Baldwin, M. W. (ed.) / Volume I: The first hundred years
II: Conflict in the Mediterranean before the First Crusade, pp. - PDF (10.8 MB)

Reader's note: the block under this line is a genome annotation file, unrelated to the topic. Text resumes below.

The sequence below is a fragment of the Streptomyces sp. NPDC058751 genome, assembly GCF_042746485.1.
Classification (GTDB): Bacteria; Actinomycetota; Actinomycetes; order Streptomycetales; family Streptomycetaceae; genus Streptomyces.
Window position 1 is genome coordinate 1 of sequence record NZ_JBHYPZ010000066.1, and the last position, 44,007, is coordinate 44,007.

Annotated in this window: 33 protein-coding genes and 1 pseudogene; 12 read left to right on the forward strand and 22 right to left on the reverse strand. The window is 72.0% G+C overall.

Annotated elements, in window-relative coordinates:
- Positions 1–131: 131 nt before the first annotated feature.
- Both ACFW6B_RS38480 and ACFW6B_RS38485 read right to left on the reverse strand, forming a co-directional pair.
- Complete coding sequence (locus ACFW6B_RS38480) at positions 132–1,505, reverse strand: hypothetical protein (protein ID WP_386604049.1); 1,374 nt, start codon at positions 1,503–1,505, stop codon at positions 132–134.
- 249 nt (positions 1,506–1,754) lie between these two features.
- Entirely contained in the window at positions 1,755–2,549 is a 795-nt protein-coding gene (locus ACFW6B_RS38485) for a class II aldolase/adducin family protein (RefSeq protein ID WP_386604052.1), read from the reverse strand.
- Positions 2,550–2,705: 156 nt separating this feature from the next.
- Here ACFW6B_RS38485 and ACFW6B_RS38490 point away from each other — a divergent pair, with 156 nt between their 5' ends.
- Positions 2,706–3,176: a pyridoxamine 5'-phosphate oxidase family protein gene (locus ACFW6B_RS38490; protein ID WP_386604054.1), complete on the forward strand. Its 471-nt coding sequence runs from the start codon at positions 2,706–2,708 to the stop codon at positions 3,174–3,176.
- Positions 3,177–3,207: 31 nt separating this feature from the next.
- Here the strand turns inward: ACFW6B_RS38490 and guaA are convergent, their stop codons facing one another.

Ch. II THE RECONQUEST OF SPAIN 39 this expedition or to a second, abortive one being organized in 1073 by Ebles II, count of Roucy, remains unclear. In any case, the crossing of the Pyrenees by French knights (a movement the chroniclers Raoul Glaber and Adhémar of Chabannes carry back to the time of Sancho the Great) and the intervention in the reconquest of the reform papacy (leading Gregory VII in 1073 and 1077 to claim suzerainty over all territories recovered from the infidel, and indeed all Spain) demonstrate how these extra-Iberian forces now viewed the peninsular struggle against Islam as a Christian holy war. At the same time Ferdinand I and Alfonso VI, in alliance with Cluny, and as self-proclaimed emperors of Hispania (i. e., all Iberia, Christian and Moslem), moved vigorously to reduce the Taifa kingdoms to vassalage or outright annexation through imposition of economically ruinous annual tributary exactions (parias). After the reunion of Castile, Leon, and Galicia, Alfonso in tensified the raids against the weak emirs. The tribute collected supplied his war chest, and on May 25, 1085, he occupied Toledo, bringing the frontier of Castile well to the south of the Tagus. By raids and seizures his forces made themselves felt against the Moslem borders in all directions, penetrating south ward to the vicinity of Granada. Threatened with subjection or destruction, the Moslems reluctantly sought outside help. Al Mu'tamid, the 'Abbadid ruler of Seville and chief survivor of the internecine warfare among the petty kingdoms, sought help from Morocco. The Murãbit (hispanized Almoravid) sect of veiled Touaregs from the Sahara2 had unified Morocco under Yüsuf ibn-Tãshfin, who now acceded to al-Mu'tamid's request for aid, crossed to Andalusia in 1086, and annihilated Alfonso's army near Badajoz on October 23. His mission accomplished, he withdrew to Africa but returned with his Murãbits in 1090 and quickly conquered all Moslem-held Spain except Saragossa, an exposed outpost ruled by the Banü-Hüd. He also re conquered many of the border towns taken by the Christians. Alfonso was able to retain Toledo while Rodrigo Diaz of Vivar, called the Cid, established himself in Valencia and was able for a time to oppose the advance of the Moslems into northeastern Spain. In 1095 the territory of the peninsula was fairly evenly divided between the Spanish Christians in the north and the African and Andalusian Moslems in the south. Military power was in precarious and sensitive balance. 2 For detailed consideration of the Murãbits of Morocco and Andalusia and their rise to power, see the chapter on Moslem North Africa in volume III (in preparation).
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